When Kevin completed my collection several years ago, we almost didn’t know what to do. For years, every Christmas, his goal was to find another missing piece of the story, again as a first edition. He’d buy from sellers on ebay as well as in different stores across the country. He’d start in September, making phone calls. With the last Caroler – we think it was Mrs. Fezziwig – we looked at each other. He enjoyed the hunt; I love the Carolers. Now what?

I had bought myself a Santa Caroler years before, and my brother had bought me a Santa in a sleigh being pulled by a single reindeer. A new collection of Santas, also first edition, began. They are from all different times, wearing any number of Santa-approved outfits. They now grace the dining room table. I have six plus an elf plus a really big Santa in the background. Several years ago, my mom and sister sent me another big Byers’ Choice-type Santa who had previously been used only for display in stores. He stands, as big as a small child, on an antique wine box in the entrance way, welcoming visitors.

Santa Claus may be coming to your town but as far as I’m concerned he’s coming to my dining room table, and I’m thrilled to see him. In any incarnation.

A puddle stomping fun-fest

by Lorin Michel Friday, November 30, 2012 8:54 PM

It rained today, a lovely drizzle that occasionally turned to showers. I’m told the difference between rain and showers is that showers aren’t steady whereas rain is. To me, if it’s precipitating, it’s raining. I used to run in the rain. In fact, when I would see the sky painted gray and the air would feel heavy with moisture, I was practically giddy with anticipation. Once the rain would start to fall, I’d lace up my Asics, pull on the appropriate gear and off I’d go, iPod strapped to my arm, buds in my ears. I always ran further and faster when it was raining because it kept me cooler.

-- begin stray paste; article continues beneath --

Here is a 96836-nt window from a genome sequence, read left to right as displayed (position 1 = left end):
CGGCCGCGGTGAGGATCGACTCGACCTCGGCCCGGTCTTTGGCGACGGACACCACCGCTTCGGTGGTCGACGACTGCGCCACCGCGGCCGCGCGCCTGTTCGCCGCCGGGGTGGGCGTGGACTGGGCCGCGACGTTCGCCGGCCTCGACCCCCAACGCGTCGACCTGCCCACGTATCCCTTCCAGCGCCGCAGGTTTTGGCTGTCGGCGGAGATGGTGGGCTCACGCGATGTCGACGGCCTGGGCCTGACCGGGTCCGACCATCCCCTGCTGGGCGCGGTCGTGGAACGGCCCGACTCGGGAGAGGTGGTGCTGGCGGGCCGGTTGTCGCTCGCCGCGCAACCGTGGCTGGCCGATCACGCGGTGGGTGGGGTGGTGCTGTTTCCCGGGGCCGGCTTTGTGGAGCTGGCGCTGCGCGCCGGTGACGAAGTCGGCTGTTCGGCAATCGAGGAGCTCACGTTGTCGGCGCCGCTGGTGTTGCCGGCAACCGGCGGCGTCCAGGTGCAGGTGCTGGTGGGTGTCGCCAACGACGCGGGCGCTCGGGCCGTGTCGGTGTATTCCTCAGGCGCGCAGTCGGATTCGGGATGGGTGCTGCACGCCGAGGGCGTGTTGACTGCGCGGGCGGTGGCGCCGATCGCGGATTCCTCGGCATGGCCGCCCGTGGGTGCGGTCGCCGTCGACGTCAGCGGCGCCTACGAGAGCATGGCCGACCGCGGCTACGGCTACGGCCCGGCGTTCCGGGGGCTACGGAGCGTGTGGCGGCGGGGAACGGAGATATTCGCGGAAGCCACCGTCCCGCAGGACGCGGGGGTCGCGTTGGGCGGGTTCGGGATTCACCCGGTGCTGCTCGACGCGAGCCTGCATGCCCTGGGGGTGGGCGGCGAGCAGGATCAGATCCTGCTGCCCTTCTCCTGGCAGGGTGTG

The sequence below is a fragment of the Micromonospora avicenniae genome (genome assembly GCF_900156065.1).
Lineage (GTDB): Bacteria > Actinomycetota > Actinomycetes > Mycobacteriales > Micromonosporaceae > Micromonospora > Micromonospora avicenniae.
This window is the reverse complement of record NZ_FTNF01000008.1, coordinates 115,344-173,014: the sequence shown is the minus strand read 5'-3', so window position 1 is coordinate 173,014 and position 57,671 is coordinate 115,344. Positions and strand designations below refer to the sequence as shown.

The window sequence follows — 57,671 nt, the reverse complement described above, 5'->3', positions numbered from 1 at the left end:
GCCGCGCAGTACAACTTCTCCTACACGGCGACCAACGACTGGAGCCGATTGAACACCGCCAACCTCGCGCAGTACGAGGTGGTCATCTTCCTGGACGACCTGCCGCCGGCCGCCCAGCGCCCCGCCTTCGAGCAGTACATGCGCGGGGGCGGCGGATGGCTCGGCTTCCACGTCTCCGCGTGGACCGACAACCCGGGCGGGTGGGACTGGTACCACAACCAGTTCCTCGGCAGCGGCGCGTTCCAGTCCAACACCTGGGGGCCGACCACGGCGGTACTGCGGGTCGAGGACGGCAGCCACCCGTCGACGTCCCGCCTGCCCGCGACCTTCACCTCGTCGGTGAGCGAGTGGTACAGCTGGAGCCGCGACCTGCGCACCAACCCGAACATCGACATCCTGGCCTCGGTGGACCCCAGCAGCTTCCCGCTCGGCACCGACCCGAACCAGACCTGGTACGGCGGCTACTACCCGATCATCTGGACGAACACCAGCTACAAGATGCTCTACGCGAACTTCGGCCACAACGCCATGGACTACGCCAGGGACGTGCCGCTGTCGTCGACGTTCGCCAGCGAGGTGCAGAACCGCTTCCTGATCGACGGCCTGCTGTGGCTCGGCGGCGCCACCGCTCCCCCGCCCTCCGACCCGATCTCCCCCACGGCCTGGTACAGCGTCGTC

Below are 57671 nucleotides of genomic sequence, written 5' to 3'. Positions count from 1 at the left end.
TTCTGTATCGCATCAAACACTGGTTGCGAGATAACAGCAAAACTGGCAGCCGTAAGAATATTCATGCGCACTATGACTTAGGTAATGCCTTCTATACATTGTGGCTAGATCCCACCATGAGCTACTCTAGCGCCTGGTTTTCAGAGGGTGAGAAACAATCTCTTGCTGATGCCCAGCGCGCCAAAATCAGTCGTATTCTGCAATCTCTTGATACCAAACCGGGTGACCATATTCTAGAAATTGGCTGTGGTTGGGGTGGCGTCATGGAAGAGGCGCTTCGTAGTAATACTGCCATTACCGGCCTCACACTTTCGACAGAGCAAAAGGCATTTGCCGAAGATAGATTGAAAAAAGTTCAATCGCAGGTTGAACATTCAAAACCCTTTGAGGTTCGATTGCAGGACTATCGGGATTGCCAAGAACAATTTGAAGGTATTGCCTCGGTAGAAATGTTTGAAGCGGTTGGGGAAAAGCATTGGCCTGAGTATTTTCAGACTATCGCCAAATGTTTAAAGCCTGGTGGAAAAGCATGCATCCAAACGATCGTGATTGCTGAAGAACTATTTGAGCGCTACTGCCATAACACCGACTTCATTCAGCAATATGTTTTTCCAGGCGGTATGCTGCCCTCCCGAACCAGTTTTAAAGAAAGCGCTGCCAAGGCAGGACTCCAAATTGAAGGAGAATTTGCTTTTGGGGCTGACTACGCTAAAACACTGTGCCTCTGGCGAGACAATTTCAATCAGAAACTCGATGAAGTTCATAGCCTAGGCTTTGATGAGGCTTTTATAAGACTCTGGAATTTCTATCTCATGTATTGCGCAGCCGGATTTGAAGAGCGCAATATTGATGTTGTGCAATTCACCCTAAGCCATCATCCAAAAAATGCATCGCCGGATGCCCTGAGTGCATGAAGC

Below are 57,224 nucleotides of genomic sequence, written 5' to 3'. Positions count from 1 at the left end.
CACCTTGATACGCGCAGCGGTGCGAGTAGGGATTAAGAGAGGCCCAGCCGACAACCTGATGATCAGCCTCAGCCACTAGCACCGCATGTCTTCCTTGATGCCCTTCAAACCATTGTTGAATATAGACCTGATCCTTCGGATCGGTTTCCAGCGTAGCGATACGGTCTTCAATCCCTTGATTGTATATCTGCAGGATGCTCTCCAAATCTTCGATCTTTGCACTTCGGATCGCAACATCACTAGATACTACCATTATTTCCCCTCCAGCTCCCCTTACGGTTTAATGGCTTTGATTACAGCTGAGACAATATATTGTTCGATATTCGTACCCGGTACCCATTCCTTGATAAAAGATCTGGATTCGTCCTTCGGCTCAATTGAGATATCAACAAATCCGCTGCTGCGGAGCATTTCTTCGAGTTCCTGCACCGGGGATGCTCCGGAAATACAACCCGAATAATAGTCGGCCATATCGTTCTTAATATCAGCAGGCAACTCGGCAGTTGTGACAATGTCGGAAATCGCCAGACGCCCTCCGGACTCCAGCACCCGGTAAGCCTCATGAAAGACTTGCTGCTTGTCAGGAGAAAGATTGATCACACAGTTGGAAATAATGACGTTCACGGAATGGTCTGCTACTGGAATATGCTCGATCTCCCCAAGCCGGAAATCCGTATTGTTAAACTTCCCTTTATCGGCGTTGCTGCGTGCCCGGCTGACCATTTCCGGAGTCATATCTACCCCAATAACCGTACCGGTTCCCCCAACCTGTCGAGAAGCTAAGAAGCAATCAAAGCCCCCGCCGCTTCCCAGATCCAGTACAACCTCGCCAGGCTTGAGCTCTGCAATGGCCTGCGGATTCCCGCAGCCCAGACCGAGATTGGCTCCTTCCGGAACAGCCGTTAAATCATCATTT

Walking in the rain has a similar effect. We walked this morning with Cooper, going about a mile and a half, to Starbucks and back. It was the perfect morning for something hot. We trudged back through the drizzle while Cooper maneuvered himself under every bush, the heavier with water, the more he liked them. We walked down sidewalks, across parking lots, down a double flight of stairs with Kevin and I carefully avoiding puddles and Cooper splashing merrily through them. When we returned, Kevin and I felt great and Cooper smelled like a wet dog for an hour or two. He couldn’t have been a happier boy unless maybe it was snow.